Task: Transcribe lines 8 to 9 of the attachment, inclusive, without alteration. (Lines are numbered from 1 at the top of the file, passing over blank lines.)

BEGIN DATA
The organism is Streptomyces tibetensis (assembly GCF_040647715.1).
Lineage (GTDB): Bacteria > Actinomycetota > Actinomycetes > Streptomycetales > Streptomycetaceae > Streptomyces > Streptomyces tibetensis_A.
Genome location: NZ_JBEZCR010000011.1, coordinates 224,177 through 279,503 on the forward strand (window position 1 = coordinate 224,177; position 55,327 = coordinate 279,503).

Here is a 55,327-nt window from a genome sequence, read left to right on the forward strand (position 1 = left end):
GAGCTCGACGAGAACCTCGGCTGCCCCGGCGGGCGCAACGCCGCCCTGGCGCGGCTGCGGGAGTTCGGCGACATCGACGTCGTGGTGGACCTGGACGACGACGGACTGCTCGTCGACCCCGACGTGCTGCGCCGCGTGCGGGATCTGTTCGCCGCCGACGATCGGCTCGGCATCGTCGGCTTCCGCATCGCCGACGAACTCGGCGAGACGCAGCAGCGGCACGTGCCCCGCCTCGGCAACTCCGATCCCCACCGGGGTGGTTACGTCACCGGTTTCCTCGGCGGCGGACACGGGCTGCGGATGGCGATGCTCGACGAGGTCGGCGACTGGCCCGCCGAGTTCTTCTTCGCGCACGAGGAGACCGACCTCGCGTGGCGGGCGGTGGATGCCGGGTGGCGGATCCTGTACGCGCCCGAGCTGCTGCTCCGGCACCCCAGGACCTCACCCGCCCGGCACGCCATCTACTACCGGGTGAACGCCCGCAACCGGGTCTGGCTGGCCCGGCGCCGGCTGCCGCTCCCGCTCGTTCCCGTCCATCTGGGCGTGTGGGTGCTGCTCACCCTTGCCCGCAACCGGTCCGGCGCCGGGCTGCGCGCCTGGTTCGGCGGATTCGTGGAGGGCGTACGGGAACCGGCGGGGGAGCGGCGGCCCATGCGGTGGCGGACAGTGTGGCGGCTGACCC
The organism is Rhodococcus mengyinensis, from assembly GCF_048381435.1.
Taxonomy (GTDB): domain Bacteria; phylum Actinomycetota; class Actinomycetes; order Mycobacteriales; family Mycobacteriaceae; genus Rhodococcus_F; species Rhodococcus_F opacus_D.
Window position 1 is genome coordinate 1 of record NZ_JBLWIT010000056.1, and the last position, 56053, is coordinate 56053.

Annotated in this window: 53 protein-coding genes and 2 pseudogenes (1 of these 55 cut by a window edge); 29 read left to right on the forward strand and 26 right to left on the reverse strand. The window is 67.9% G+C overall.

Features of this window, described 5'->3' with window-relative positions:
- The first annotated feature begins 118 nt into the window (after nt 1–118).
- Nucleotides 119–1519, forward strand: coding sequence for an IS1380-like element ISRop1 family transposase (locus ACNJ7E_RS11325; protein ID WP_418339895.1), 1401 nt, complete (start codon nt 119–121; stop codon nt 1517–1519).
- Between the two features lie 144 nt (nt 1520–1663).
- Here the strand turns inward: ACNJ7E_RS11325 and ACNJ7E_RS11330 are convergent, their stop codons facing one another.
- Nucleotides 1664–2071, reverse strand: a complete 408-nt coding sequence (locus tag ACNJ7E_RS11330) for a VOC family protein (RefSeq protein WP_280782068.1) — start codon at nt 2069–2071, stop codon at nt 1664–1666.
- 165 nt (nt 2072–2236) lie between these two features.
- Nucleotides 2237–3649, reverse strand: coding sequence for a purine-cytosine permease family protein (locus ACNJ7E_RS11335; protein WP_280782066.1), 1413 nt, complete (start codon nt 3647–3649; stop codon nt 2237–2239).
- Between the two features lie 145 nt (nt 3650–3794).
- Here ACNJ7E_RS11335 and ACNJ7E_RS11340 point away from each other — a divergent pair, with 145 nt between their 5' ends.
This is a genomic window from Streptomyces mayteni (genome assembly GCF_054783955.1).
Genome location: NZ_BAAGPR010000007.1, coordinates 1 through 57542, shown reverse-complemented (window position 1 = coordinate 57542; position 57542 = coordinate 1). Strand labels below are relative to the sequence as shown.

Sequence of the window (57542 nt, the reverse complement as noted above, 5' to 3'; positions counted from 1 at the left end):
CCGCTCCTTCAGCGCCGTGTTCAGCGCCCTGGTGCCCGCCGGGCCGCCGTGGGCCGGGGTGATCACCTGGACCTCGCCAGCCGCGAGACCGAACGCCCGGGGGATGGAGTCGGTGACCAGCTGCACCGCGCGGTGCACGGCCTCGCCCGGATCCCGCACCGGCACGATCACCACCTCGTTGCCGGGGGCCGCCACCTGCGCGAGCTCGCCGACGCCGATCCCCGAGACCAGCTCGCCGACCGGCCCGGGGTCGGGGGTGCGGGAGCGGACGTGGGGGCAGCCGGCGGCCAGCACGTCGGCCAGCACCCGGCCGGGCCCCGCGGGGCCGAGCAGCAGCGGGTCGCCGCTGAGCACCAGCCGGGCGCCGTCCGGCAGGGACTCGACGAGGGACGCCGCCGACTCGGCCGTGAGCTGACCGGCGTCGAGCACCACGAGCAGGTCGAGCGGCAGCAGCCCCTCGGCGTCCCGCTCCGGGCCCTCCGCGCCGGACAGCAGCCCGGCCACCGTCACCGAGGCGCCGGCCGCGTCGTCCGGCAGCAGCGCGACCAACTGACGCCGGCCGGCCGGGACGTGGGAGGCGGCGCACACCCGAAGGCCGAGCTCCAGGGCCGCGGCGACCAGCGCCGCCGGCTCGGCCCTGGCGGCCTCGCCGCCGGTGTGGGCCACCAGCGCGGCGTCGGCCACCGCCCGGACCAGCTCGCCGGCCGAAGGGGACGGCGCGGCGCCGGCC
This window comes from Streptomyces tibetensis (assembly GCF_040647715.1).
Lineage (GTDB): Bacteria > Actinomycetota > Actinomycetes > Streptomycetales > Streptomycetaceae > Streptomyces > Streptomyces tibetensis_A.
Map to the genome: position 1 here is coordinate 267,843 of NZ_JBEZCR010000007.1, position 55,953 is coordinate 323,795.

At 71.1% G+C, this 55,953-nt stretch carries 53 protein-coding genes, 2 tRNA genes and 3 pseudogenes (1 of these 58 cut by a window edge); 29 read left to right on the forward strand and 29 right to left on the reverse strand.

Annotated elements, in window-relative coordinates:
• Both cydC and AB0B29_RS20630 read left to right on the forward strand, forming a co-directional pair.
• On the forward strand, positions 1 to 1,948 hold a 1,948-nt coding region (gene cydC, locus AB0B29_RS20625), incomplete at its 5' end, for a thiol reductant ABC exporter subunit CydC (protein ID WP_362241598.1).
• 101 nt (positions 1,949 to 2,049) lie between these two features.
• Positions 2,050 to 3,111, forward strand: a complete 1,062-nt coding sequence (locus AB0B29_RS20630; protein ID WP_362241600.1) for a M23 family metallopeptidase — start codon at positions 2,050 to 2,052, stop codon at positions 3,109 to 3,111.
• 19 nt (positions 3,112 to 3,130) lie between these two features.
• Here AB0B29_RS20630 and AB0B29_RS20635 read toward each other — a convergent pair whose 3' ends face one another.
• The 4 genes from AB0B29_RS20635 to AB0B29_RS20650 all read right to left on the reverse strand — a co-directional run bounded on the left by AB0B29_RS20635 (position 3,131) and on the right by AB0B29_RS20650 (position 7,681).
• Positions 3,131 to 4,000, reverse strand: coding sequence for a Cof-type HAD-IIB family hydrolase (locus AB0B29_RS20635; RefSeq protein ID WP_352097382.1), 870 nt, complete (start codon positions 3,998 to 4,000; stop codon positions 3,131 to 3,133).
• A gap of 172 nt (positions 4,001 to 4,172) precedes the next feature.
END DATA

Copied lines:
Window position 1 is genome coordinate 1 of record NZ_JBLWIT010000056.1, and the last position, 56053, is coordinate 56053.

Annotated in this window: 53 protein-coding genes and 2 pseudogenes (1 of these 55 cut by a window edge); 29 read left to right on the forward strand and 26 right to left on the reverse strand. The window is 67.9% G+C overall.